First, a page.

Data are reported as mean values and ranges. The Mann-Whitney and the Fisher’s exact tests were used. Statistical analysis was carried out by means of the SPSS/PC+ package [5]. Twotailed P values less than 0.05 were considered statistically significant.


The outcome of the 19 patients having chronic pancreatitis with severe necrosis is reported in Table 2. Ten patients of the jejunal group recovered without operation or endoscopy and only 2 were operated on due to complications of pancreatitis. In the parenteral group, 4 patients were operated on and one needed endoscopic intervention. The healing rate was significantly higher (P=0.045) in the jejunal nutrition group and fewer operations were necessary in these patients (16.7%) than in the parenteral group (71.4%).
In addition, no significant (P=0.571) difference between the jejunal and the parenteral groups was detected with respect to the number of operations needed in the case of acute pseudocysts (Table 3).


Acute pancreatic necrosis has been reported in 11-12% of patients having chronic pancreatitis who underwent surgical therapy shortly after an acute attack [6]. No studies have been done regarding conservative treatment of extended pancreatic necrosis in chronic calcifying pancreatitis. We treated our cases mainly by jejunal feeding as is done with patients having severe acute necrotizing pancreatitis. In comparison to the patients treated with total parenteral nutrition, the healing rate of the jejunal group was significantly better.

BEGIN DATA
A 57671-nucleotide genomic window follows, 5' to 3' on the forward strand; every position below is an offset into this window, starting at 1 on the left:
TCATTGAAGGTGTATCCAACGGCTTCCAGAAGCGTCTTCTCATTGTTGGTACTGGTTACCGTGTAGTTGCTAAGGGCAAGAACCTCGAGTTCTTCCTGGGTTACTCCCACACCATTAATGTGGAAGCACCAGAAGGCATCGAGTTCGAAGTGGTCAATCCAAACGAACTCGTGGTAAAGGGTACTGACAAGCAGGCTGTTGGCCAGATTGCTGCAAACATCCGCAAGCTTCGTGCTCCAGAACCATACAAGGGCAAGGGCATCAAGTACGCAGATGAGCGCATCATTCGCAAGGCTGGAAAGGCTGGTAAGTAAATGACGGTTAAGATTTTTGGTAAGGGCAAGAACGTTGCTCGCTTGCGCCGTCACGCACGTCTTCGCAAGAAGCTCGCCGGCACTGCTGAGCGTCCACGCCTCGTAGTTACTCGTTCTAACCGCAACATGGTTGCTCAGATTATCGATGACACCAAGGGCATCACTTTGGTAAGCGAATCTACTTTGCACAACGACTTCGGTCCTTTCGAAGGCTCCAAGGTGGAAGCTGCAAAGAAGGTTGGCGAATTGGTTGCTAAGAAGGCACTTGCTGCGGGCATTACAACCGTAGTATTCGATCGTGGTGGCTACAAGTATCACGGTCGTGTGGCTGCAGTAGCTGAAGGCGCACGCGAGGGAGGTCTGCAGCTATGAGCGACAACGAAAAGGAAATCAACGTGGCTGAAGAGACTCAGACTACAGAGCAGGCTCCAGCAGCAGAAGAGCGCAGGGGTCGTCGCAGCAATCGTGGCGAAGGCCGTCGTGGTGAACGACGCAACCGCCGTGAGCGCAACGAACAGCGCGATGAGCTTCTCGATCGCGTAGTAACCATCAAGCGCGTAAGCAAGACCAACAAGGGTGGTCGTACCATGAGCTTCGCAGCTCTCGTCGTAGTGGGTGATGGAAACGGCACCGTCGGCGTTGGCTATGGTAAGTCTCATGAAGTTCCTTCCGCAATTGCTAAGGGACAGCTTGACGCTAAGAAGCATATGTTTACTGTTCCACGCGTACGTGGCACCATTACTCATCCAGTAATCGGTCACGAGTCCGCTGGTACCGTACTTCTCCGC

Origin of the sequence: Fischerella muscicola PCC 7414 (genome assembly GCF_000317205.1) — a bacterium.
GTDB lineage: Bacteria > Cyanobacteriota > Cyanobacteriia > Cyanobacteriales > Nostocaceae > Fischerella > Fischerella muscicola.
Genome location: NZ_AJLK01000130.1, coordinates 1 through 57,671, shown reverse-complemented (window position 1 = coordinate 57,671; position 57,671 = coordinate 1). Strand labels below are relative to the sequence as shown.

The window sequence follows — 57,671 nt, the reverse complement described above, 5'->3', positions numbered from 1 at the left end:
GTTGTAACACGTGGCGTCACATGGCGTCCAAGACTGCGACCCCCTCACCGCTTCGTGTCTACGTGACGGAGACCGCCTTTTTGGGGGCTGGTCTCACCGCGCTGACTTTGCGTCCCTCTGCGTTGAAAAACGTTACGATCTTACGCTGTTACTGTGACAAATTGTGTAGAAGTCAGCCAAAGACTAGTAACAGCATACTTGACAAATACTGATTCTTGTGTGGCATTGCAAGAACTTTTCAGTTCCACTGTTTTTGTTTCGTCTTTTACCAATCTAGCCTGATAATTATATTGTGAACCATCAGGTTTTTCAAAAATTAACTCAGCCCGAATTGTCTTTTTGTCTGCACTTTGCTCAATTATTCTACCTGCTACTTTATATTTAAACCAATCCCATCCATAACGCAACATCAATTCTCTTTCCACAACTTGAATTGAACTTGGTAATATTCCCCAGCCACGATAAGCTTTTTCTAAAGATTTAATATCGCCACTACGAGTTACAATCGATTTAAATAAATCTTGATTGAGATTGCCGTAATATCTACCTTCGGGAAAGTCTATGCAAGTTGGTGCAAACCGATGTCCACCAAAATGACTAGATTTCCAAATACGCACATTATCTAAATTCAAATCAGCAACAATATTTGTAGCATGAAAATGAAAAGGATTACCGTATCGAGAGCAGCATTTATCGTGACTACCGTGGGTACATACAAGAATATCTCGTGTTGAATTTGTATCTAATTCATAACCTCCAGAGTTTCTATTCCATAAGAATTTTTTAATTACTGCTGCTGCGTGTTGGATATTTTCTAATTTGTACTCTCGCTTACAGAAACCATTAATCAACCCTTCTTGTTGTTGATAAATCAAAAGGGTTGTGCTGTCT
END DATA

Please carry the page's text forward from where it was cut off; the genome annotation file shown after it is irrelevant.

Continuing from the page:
It has previously been shown that the most important cause of mortality and morbidity in acute pancreatitis is the development of pancreatic and retroperitoneal infection [7]. Total parenteral nutrition was shown to enhance bacterial translocation through the atrophied bowel wall [8]. Jejunal feeding seems to maintain the physiologic motility of the gut [9], prevent atrophy of the villi, increase mesenteric circulation and allow the pancreas to rest [10, 11, 12]. The slow, continuous infusion of nutrients did not interrupt the volume and bicarbonate changes characterizing the interdigestive phases, and the postprandial peak and integrated secretions were the same as during basal secretion [13, 14]. The slowly administered jejunal diet does not stimulate pancreatic secretion; furthermore, it does not interrupt the characteristic cyclic changes of the basal secretion allowing the pancreas to rest, similar to what occurs during fasting, and avoiding the harmful metabolic, circulatory and motility effects of starvation. It has been demonstrated that in all illnesses and states where the increase of the pancreatic exocrine function is not desirable, continuously administered jejunal feeding can be safely used.


In cases of chronic calcifying pancreatitis, serious necrosis can develop in the residual pancreas resulting in an acute pancreatitis-like disease [15]. Using nasojejunal tube feeding a better healing rate was achieved and less endoscopic interventions or surgery were carried out than in the parenteral nutrition group. Duration of the nutrition and the hospital stay were shorter [16, 17]. From an economic point of view, jejunal feeding was better than parenteral nutrition. This form of pancreatitis has not yet been described in the literature; therefore, it should be registered as a new entity.

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Table 1 Table 2 Table 3